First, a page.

Libyan authorities moved to absorb militias into the security forces, appointing military commanders to head Islamist armed groups in an effort to cement central government control.
The new leadership for the Benghazi Islamist militias, Rafallah al-Sahati and the February 17 Brigades, announced yesterday by the military, came at the tail-end of a 48-hour deadline for militias to disarm, the Libyan News Agency reported. The push followed mass weekend protests against the groups in Benghazi — demonstrations sparked by outrage over the killing of U.S. Ambassador Chris Stevens and three other Americans in the city during Sept. 11 protests.
The demonstrations and the decree to disarm reflect a paradox confronting the yet-to-be formed government of Prime Minister-elect Mustafa Abushagur. The new administration has said it is committed to dealing with the militias, even though many played a key role in last year’s uprising against Muammar Qaddafi and were called upon by the former transitional government to provide interim security at a time when government forces and police were largely ineffective.
The 48-hour deadline, issued by Mohamed Magarief, the head of the newly elected National Congress, “was meant to show the intent and seriousness of the Libyan government in disarming the armed brigades,” Mohamad Al-Akari, a spokesman for Abushagur, said in interview in Tripoli. “It is quite clear that we cannot disarm everyone in two days, and this deadline should not be seen as a timeframe, but as a demonstration of authority.”
“We are now in a process of democracy,” he said. “The brigades that are voluntarily disarming will receive training and integration into the police and army.”
Mass protests that started on Sept. 21 forced two Islamist militias in Benghazi to disband. One, Ansar al-Shariah, was accused by the government of links to the killing of Stevens.
Rafallah al-Sahati, which was among those targeted by mobs of protesters over the weekend, initially appeared to push back against the marchers and the government warning, arresting more than 100 people it and other groups said were behind the demonstrations against them. Even so, they said in an interview yesterday they’d accept an army-appointed leadership.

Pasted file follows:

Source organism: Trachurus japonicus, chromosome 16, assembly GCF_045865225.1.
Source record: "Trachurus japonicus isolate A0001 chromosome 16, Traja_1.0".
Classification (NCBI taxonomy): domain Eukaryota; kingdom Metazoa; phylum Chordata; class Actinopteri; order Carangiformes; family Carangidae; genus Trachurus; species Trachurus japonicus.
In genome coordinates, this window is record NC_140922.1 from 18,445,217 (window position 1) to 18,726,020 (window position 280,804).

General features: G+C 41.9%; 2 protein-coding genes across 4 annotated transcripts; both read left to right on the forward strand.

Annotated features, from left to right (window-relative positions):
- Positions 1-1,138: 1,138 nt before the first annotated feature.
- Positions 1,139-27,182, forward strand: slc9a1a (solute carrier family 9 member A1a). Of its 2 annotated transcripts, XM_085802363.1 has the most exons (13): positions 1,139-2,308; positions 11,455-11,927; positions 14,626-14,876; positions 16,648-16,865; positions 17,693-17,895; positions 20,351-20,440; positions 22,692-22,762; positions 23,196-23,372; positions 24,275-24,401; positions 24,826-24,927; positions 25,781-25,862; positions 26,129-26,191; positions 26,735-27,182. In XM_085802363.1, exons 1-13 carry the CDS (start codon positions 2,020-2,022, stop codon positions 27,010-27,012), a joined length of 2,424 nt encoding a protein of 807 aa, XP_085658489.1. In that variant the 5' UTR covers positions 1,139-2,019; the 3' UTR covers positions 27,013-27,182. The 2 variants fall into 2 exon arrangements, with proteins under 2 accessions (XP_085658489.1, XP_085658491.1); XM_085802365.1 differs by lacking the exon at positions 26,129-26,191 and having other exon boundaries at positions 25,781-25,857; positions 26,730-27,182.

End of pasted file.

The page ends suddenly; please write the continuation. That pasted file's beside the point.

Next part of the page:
The Rafallah brigade defended the arrests, with Ishmael Salabi, who described himself as an assistant commander, saying many were former military under the deposed Qaddafi regime.
“These people have been trying to get power,” he said late yesterday in an interview. “They were in power under Qaddafi and now they have nothing.”
It’s a delicate time for Libya, which is struggling to revive its economy and lure back investors to the country, site of Africa’s largest proven oil reserves.
The militias, many of which were licensed by the interim National Transitional Council and whose loyalties are either Islamist or tribal, have at times challenged the central government’s authority even as they provided security for key installations such as airports and hospitals. The new government, however, cannot sit idle and will require international support, said Khalil al-Anani, a political analyst at Durham University in the U.K.
“At some point, you have to challenge them,” al-Anani said in a phone interview, referring to the militias. “It’s an issue of legitimacy.
‘‘Any attempt to compromise or give military concessions to the militias will encourage them to challenge the state,’’ he said.
The consulate attack ‘‘wasn’t just a mob action,’’President Barack Obama said in an interview for ABC Television’s daytime talk show ‘‘The View’’ scheduled for broadcast today, though he declined to call it an act of terrorism before an investigation is complete.
Libyan officials have pledged to work closely with U.S. investigators, with Magarief, the head of the legislature, saying yesterday in New York the attack ‘‘did not reflect in any way’’ the views of the Libyan people, the state-run LNA said.
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